- Prime Minister celebrates success of British music abroad
- UK artists took 12.6% of global music sales in 2011, up from 11.8% in 2010, accounting for one in eight of all artist albums sold
- British act claimed global best-selling album for the fourth time in five years
- Adele sold 18 million copies of 21, accounting for an estimated 1.6% of all albums sold around the world
Sales of British music abroad reached £1.9 billion in retail value in 2011 with British artists accounting for almost 13% of global sales of recorded music, new BPI figures revealed today.
The Prime Minister, David Cameron, welcomed the figures at the start of Music is GREAT week, saying:
"British music is loved all over the globe, and as a country we can be proud of the tremendous success of our music industry, which is a world leader. We are determined to support British creative businesses that generate jobs and opportunities for young people."
Britain’s share of trade in recorded music is four times the UK’s overall share of world trade in goods (2.7%) and more than double its share of trade in services (6.2%), according to figures from the Department for Business, Innovation and Skills.
Sales in 2011 were boosted by Adele who became the fourth British artist in five years to claim the best-selling artist album in the world, following in the footsteps of Amy Winehouse, Coldplay, and Susan Boyle.
21 sold a staggering 18 million copies, accounting for 1.6% of all albums sold in the global music market. The Someone Like You singer’s debut album 19 also climbed up the charts to become the 6th biggest seller of the year, three years after its release.
In the world’s biggest and most competitive market, the USA, British artists – including Tinie Tempah, Florence + the Machine, Hugh Laurie and Mumford & Sons - accounted for a record share of albums sales this century with one in eight albums sold (11.7%) produced by a UK act.
In neighbouring Canada, the popularity of British artists soared by over 20% to 16.2%, accounting for one in six of every artist album sold.
Commenting on the success of British music abroad BPI Chief Executive Geoff Taylor said,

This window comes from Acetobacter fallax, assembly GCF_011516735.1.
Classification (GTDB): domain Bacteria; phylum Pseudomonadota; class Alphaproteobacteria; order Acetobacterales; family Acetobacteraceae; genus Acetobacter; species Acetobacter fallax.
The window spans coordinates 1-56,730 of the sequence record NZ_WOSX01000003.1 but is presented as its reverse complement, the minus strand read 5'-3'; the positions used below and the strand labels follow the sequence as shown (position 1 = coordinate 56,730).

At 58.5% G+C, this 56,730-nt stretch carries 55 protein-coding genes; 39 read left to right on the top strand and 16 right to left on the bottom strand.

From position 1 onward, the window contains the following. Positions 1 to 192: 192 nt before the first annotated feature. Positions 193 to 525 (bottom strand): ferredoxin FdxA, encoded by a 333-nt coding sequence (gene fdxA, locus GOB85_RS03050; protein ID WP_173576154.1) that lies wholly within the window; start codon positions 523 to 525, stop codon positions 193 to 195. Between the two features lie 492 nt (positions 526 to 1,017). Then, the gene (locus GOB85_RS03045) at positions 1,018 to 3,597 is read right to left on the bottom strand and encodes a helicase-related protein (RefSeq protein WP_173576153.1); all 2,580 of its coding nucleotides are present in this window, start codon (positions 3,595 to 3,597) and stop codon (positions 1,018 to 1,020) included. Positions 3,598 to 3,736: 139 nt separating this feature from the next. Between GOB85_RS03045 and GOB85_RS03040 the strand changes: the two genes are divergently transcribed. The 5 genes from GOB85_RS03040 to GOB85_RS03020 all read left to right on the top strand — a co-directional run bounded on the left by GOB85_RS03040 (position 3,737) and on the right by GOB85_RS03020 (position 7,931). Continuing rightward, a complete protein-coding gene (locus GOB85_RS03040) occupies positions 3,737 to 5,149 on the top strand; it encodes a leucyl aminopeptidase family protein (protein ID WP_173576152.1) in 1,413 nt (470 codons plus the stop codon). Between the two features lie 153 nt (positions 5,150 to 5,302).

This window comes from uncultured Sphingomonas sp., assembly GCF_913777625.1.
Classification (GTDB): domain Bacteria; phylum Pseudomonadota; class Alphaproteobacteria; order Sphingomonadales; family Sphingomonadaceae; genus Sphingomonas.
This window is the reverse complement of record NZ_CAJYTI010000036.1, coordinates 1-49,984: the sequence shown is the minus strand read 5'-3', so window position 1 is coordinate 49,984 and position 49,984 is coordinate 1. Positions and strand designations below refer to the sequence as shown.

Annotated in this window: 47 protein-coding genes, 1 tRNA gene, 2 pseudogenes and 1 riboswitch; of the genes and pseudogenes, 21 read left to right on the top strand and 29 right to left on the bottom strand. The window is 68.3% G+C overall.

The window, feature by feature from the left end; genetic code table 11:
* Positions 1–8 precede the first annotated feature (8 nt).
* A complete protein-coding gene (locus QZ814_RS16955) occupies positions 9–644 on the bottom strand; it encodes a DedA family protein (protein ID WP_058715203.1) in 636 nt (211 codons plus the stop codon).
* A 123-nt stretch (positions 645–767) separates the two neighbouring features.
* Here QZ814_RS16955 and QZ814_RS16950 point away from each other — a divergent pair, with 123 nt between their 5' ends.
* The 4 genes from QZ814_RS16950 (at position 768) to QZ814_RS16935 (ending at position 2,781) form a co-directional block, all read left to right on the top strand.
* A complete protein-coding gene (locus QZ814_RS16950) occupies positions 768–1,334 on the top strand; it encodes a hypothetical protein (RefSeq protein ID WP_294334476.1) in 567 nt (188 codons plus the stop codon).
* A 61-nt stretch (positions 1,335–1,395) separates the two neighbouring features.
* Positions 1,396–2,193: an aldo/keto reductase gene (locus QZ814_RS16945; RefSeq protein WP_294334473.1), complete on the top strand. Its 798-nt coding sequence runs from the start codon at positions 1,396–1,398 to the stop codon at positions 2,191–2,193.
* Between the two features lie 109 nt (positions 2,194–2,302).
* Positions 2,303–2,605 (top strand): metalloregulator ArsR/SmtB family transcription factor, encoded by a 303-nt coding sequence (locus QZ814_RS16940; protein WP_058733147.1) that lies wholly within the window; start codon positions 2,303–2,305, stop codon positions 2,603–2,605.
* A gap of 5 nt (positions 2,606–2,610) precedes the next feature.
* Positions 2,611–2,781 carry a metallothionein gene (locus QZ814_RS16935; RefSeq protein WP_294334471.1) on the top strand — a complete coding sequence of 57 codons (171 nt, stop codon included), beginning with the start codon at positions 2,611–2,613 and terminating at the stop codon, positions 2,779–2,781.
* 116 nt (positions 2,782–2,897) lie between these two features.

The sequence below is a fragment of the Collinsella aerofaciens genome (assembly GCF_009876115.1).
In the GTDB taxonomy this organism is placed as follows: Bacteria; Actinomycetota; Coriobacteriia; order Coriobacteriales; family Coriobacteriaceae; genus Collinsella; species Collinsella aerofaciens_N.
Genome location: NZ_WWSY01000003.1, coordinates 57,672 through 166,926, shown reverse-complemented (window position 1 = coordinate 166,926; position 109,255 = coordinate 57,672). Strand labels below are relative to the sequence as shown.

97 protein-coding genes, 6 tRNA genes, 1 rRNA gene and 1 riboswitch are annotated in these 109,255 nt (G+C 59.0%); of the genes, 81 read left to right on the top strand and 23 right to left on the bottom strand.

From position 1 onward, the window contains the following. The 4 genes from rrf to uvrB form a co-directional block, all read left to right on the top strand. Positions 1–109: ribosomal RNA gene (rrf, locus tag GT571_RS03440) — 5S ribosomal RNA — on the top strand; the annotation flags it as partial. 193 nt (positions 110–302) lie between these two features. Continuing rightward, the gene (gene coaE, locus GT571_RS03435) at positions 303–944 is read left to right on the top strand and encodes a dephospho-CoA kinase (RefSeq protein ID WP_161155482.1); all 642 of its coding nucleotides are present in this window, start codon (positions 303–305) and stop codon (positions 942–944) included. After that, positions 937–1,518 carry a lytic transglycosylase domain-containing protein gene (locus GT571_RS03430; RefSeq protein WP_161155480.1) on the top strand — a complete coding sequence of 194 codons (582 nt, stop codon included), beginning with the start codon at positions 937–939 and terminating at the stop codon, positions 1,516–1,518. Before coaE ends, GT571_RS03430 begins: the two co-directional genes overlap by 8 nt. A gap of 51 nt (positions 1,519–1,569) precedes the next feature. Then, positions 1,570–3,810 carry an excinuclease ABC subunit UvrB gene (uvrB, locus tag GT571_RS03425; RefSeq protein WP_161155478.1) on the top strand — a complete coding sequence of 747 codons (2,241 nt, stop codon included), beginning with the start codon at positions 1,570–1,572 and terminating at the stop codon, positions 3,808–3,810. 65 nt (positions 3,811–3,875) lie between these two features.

“Britain makes great music – and the world is tuning in. From the Beatles and the Rolling Stones to Coldplay and Adele, our global success helps the reputation of Britain overseas and generates jobs here in the UK.
"This success is due to the creativity of our artists, but also because we have an innovative, risk-taking music industry in Britain that helps our artists reach billions of fans around the globe.
"Music is one of the things that makes Britain great. Government support for the British music industry is pivotal to maintaining the UK’s position as the second most important producer of music in the world.”
In Europe, British acts bagged their biggest share of the UK market since 1997 taking 52.7% of artist album sales at home. The popularity of British music also increased in France, rising to 17.0% of the albums market, with releases from Muse, Seal, and James Blunt performing well.
In Asia, rock accounted for the lion’s share of British sales in the Japanese market. Beady Eye’s debut album and Coldplay’s Mylo Xyloto were the biggest sellers by UK artists. New acts also made an impression with chart success for debutants Jessie J, The Vaccines and The View.
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NOTES TO EDITORS
1. Calculating Global Share of Recorded Music
BPI has completed a market analysis of album sales in the top seven markets of the world. In total, the USA, Japan, Germany, UK, France, Australia and Canada account for $13 billion at trade values, which represent 79.5% of the global total of $16.3 billion according to IFPI’s recently published Recording Industry in Numbers 2012.
To arrive at a share of the world market for UK repertoire, BPI has made conservative estimates of UK shares of other territories. For the rest of the world which accounts for only 10.9% of global revenues, a share of 3% has been attributed.
The analysis is based on artist album sales and the estimated share of world revenues assumes that artist share is representative of the compilations and singles market, as well as performance rights.
This calculation gives British artists a share of 12.6% of global music industry revenue up from 11.8% in 2010. If the UK were to be excluded from this analysis, British acts would account for 8.8% of all sales outside the UK, up from 8.3% in 2010.
IFPI's measure of the world music market placed a value of US$23.3 billion in 2011. Applying the UK's share of 12.6% of sales suggests that the retail value of recordings from UK artists sold around the world is worth almost $3bn (£1.9bn).
2. BIS Statistics on the UK Share of Global Goods and Services ExportsIn February the Department for Business Innovation & Skills (BIS) published a paper on UK trade performance across different markets and sectors. It found that the UK’s share of global services exports stood at 6.2% in 2010, the third highest share behind the US and Germany. The UK’s share of goods exports is lower at 2.7%. Placed in this context, the performance of UK music abroad is remarkable, as the 12% share takes into account music in every country that is produced and sold domestically.